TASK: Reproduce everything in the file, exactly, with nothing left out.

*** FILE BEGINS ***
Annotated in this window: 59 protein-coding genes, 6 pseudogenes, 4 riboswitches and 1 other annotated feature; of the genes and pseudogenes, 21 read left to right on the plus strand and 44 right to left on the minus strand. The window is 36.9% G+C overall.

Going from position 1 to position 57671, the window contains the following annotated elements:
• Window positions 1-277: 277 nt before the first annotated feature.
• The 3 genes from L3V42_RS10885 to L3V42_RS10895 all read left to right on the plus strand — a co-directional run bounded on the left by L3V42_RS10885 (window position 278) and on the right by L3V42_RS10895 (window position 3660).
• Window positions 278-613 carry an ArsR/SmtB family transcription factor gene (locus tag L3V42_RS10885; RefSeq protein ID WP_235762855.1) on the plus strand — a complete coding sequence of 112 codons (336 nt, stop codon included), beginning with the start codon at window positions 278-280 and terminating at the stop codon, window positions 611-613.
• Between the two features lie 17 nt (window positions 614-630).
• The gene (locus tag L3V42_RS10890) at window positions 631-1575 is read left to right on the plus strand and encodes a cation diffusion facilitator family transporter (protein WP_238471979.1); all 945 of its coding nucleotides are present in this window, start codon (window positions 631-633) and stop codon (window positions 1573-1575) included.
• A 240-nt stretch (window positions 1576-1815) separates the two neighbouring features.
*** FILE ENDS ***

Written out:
Annotated in this window: 59 protein-coding genes, 6 pseudogenes, 4 riboswitches and 1 other annotated feature; of the genes and pseudogenes, 21 read left to right on the plus strand and 44 right to left on the minus strand. The window is 36.9% G+C overall.

Going from position 1 to position 57671, the window contains the following annotated elements:
• Window positions 1-277: 277 nt before the first annotated feature.
• The 3 genes from L3V42_RS10885 to L3V42_RS10895 all read left to right on the plus strand — a co-directional run bounded on the left by L3V42_RS10885 (window position 278) and on the right by L3V42_RS10895 (window position 3660).
• Window positions 278-613 carry an ArsR/SmtB family transcription factor gene (locus tag L3V42_RS10885; RefSeq protein ID WP_235762855.1) on the plus strand — a complete coding sequence of 112 codons (336 nt, stop codon included), beginning with the start codon at window positions 278-280 and terminating at the stop codon, window positions 611-613.
• Between the two features lie 17 nt (window positions 614-630).
• The gene (locus tag L3V42_RS10890) at window positions 631-1575 is read left to right on the plus strand and encodes a cation diffusion facilitator family transporter (protein WP_238471979.1); all 945 of its coding nucleotides are present in this window, start codon (window positions 631-633) and stop codon (window positions 1573-1575) included.
• A 240-nt stretch (window positions 1576-1815) separates the two neighbouring features.